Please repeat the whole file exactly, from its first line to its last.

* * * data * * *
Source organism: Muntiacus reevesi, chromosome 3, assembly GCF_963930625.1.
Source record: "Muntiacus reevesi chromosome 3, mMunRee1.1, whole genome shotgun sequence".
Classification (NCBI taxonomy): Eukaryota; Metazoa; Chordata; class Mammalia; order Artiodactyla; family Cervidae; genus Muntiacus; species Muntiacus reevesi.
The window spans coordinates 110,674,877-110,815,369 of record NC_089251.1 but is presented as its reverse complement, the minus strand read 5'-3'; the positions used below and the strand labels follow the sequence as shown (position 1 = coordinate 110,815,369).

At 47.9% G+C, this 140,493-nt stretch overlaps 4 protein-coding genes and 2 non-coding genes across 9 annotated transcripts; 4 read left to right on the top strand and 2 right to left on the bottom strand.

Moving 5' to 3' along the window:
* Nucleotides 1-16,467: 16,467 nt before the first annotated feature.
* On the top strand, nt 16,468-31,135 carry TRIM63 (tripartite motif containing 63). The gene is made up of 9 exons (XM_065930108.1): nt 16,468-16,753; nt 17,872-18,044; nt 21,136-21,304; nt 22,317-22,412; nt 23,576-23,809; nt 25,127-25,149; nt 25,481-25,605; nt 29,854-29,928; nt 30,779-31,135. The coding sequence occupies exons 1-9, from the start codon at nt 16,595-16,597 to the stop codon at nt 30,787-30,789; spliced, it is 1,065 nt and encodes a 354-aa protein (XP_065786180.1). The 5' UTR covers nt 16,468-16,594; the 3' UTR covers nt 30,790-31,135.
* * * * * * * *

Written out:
Source organism: Muntiacus reevesi, chromosome 3, assembly GCF_963930625.1.
Source record: "Muntiacus reevesi chromosome 3, mMunRee1.1, whole genome shotgun sequence".
Classification (NCBI taxonomy): Eukaryota; Metazoa; Chordata; class Mammalia; order Artiodactyla; family Cervidae; genus Muntiacus; species Muntiacus reevesi.
The window spans coordinates 110,674,877-110,815,369 of record NC_089251.1 but is presented as its reverse complement, the minus strand read 5'-3'; the positions used below and the strand labels follow the sequence as shown (position 1 = coordinate 110,815,369).

At 47.9% G+C, this 140,493-nt stretch overlaps 4 protein-coding genes and 2 non-coding genes across 9 annotated transcripts; 4 read left to right on the top strand and 2 right to left on the bottom strand.

Moving 5' to 3' along the window:
* Nucleotides 1-16,467: 16,467 nt before the first annotated feature.
* On the top strand, nt 16,468-31,135 carry TRIM63 (tripartite motif containing 63). The gene is made up of 9 exons (XM_065930108.1): nt 16,468-16,753; nt 17,872-18,044; nt 21,136-21,304; nt 22,317-22,412; nt 23,576-23,809; nt 25,127-25,149; nt 25,481-25,605; nt 29,854-29,928; nt 30,779-31,135. The coding sequence occupies exons 1-9, from the start codon at nt 16,595-16,597 to the stop codon at nt 30,787-30,789; spliced, it is 1,065 nt and encodes a 354-aa protein (XP_065786180.1). The 5' UTR covers nt 16,468-16,594; the 3' UTR covers nt 30,790-31,135.